Great stuff over at Balllardian.com, where Tim Chapman interviews Iain Sinclair about JG Ballard.
Amongst the tit-bits are mention of a new Iain Sinclair book City of Disappearances, and discussion of the latest JG Ballard book, Kingdom Come.
Ballard and Sinclair have been intertwined for a while now, both capturing a certain sensibility of the modern urban condition, though with different approaches. Whilst Sinclair wrote an introduction to the BFI monograph on Crash!, and has pastiched Ballard in novels such as Landor's Tower, Ballard returns the compliment in Kingdom Come:
[Tim Champman, Ballardian] "With Kingdom Come, as you say, you were given this assignment to destroy Bluewater. Did you fail him? Does he have to do it himself?"
[Iain Sinclair] "I did my best — I gave it a good
kicking in the book. Bluewater I thought was one of the most de-energising places on the face of the earth. It’s down in this chalk quarry, which makes it different from any other huge mall. Essentially it’s just a car park — the convenience is that it’s somewhere you can put your car. Shopping is completely separate from it."
Ballard is as usual tacking contentious stuff by advocating terrorism in these end days, perhaps continuing the theme of middle-class revolt from Millennium People, this time from the viewpoint of a suburban town called Brooklands on the outskirts of London, along the M25. It starts with a great opening paragraph:
"The suburbs dream of violence. Asleep in their drowsy villas, sheltered by benevolent shopping malls, they wait patiently for the nightmares that will wake them into a more passionate world."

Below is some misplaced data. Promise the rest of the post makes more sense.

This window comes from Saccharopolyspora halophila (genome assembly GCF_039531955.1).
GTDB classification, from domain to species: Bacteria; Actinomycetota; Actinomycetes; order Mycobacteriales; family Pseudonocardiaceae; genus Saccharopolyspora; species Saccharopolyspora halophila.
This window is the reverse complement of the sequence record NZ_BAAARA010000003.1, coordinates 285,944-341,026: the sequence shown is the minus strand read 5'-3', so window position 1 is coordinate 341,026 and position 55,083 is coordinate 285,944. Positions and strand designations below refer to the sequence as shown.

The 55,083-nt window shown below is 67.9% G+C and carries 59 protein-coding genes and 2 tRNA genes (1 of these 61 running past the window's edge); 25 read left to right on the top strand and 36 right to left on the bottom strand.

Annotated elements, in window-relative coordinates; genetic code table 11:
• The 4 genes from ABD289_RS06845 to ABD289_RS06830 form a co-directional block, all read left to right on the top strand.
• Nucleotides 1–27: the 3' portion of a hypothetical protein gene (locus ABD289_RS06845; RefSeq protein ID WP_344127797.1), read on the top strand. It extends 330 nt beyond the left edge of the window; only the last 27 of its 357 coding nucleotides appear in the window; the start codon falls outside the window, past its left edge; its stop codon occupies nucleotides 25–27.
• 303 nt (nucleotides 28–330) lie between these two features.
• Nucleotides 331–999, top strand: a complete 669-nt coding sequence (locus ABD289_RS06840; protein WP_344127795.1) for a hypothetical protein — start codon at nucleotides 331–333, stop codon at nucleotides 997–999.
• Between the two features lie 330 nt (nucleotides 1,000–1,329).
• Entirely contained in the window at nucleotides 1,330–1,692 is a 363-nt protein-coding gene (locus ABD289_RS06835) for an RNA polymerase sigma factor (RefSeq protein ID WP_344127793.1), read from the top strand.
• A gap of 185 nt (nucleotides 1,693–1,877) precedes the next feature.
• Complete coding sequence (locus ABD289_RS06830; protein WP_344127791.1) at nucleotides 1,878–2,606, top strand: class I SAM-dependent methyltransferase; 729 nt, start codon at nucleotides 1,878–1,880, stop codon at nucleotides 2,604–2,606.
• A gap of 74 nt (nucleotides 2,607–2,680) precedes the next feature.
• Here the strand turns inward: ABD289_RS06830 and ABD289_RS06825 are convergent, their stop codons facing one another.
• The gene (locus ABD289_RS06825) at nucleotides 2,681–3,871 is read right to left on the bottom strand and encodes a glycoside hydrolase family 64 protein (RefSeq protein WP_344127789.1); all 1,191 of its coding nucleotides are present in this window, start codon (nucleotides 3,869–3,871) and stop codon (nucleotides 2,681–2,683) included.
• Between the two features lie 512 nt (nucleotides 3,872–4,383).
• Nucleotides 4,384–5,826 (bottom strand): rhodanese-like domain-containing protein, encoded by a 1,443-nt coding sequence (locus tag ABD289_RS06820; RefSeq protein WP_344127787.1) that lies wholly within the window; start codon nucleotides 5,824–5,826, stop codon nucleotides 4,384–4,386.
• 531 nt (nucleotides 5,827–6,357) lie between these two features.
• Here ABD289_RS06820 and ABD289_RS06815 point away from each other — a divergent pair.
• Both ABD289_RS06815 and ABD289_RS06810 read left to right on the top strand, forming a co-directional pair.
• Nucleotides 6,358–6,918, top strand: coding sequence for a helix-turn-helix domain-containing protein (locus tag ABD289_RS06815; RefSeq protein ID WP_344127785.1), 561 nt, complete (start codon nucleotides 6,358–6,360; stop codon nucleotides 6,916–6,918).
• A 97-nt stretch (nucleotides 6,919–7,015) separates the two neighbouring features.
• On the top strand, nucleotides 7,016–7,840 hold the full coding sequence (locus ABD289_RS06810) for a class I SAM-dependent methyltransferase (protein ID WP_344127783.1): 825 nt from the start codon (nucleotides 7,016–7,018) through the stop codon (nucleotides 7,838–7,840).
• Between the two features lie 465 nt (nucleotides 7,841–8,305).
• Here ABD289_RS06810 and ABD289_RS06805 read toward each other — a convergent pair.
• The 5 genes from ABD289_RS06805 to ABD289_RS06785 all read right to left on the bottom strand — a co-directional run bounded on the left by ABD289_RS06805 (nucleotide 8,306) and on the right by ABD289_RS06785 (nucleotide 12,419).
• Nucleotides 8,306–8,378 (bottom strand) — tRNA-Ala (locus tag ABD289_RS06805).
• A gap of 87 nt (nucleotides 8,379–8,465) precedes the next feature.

Great stuff. And there's more great lines within:
"People in London can't grasp that this is the real England. Parliament, the West End, Bloomsbury, Notting Hill, Hampstead - they're heritage London, held together by a dinner party culture. Here, around the M25, is where it's really happening. This is today's England, but people are bored. They're out on the edge, waiting for something big and strange to come along."
However, as a whole the book doesn't seem to hold together too well, it lacks the sheen of veracity that makes Millennium People so great . As with most Ballard books, there's not much characterisation, and everyone essentially speaks with Ballard's voice, and are prone to pompous speechifying.
Most of the ideas in Kingdom Come are repeated in Balllard's recent diary entry in the New Statesman - A Fascists Guide to the Premiership. - a brilliant title that could have done with a more considered content.
According to the Blackwells web site, JG Ballard is supposed to be talking at the Institute of Education on the 14th September, but as the interview makes clear, he doesn't get out much, so whether he'll show up or not remains to be seen.
Recently, Sinclair was interviewed by Koolhaas at the Serpentine Gallery 24-hour interview-athon, which prompts further cross-over influence/inspiration:
[Tim Chapman] It’s interesting you mention Koolhaas. At the architecture exhibition here at the Barbican, Future City: Experiment and Utopia in Architecture [1956-2006], there’s an installation of a theoretical work by Koolhaas, Exodus , which is about placing a great strip of ultra-luxury accommodation across London so it divides it in two, and seeing what’ll happen. I thought that’s an unwritten Ballard story.
Sinclair also mentions doing a version of London Orbital based in Bejing, following the 7 orbital motorways around the Chinese capital.